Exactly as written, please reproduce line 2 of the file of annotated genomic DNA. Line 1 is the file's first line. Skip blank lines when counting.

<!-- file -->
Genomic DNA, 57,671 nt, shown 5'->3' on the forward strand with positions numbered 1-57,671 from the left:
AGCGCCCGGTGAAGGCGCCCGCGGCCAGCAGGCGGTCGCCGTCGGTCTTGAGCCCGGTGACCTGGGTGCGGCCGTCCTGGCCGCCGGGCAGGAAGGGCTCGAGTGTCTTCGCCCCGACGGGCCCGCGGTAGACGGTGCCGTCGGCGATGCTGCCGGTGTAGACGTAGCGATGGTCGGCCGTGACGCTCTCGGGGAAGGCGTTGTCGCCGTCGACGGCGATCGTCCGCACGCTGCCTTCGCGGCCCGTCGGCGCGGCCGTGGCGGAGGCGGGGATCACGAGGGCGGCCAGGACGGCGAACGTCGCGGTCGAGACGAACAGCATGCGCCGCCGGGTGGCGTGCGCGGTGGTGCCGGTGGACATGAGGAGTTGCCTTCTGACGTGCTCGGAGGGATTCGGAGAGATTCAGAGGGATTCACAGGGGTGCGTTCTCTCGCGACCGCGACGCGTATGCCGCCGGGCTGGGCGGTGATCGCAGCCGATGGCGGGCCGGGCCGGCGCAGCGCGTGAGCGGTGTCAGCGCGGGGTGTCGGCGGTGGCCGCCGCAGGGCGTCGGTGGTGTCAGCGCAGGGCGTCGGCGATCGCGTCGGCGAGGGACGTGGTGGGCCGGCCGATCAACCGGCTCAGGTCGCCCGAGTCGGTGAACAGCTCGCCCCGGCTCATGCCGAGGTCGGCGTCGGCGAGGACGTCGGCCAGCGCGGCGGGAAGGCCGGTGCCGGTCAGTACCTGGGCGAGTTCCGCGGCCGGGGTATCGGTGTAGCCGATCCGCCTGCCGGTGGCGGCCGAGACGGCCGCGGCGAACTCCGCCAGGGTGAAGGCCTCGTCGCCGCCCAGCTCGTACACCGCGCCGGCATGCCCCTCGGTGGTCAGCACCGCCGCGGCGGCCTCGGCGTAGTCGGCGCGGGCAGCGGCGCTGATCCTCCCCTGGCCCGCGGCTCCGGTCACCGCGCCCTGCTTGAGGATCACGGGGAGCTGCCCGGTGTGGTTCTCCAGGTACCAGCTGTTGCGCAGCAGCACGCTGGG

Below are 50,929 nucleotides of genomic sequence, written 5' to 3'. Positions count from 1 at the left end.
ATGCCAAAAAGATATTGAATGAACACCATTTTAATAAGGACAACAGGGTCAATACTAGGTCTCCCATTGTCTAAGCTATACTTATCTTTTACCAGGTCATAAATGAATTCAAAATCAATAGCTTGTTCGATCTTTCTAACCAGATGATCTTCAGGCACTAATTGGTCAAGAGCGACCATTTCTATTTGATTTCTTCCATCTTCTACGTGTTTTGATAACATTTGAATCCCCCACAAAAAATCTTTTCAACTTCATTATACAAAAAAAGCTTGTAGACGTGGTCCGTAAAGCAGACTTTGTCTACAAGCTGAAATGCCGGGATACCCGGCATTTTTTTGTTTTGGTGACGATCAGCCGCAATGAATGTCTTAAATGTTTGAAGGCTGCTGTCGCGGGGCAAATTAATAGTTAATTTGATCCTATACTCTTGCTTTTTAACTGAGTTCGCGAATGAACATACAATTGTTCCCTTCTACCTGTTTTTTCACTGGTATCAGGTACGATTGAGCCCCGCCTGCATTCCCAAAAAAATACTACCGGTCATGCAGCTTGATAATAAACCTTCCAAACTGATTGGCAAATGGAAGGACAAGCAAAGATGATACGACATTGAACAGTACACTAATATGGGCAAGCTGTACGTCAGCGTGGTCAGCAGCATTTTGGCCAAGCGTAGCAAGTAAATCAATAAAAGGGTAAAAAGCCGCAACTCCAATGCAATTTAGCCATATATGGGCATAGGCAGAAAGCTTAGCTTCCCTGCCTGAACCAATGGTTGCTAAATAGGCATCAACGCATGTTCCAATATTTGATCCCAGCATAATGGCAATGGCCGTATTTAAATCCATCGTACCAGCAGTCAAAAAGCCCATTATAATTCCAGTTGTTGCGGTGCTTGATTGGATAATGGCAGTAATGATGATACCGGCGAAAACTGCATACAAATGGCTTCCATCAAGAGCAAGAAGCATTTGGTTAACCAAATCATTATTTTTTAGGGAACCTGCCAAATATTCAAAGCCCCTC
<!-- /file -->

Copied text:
AGCGCCCGGTGAAGGCGCCCGCGGCCAGCAGGCGGTCGCCGTCGGTCTTGAGCCCGGTGACCTGGGTGCGGCCGTCCTGGCCGCCGGGCAGGAAGGGCTCGAGTGTCTTCGCCCCGACGGGCCCGCGGTAGACGGTGCCGTCGGCGATGCTGCCGGTGTAGACGTAGCGATGGTCGGCCGTGACGCTCTCGGGGAAGGCGTTGTCGCCGTCGACGGCGATCGTCCGCACGCTGCCTTCGCGGCCCGTCGGCGCGGCCGTGGCGGAGGCGGGGATCACGAGGGCGGCCAGGACGGCGAACGTCGCGGTCGAGACGAACAGCATGCGCCGCCGGGTGGCGTGCGCGGTGGTGCCGGTGGACATGAGGAGTTGCCTTCTGACGTGCTCGGAGGGATTCGGAGAGATTCAGAGGGATTCACAGGGGTGCGTTCTCTCGCGACCGCGACGCGTATGCCGCCGGGCTGGGCGGTGATCGCAGCCGATGGCGGGCCGGGCCGGCGCAGCGCGTGAGCGGTGTCAGCGCGGGGTGTCGGCGGTGGCCGCCGCAGGGCGTCGGTGGTGTCAGCGCAGGGCGTCGGCGATCGCGTCGGCGAGGGACGTGGTGGGCCGGCCGATCAACCGGCTCAGGTCGCCCGAGTCGGTGAACAGCTCGCCCCGGCTCATGCCGAGGTCGGCGTCGGCGAGGACGTCGGCCAGCGCGGCGGGAAGGCCGGTGCCGGTCAGTACCTGGGCGAGTTCCGCGGCCGGGGTATCGGTGTAGCCGATCCGCCTGCCGGTGGCGGCCGAGACGGCCGCGGCGAACTCCGCCAGGGTGAAGGCCTCGTCGCCGCCCAGCTCGTACACCGCGCCGGCATGCCCCTCGGTGGTCAGCACCGCCGCGGCGGCCTCGGCGTAGTCGGCGCGGGCAGCGGCGCTGATCCTCCCCTGGCCCGCGGCTCCGGTCACCGCGCCCTGCTTGAGGATCACGGGGAGCTGCCCGGTGTGGTTCTCCAGGTACCAGCTGTTGCGCAGCAGCACGCTGGG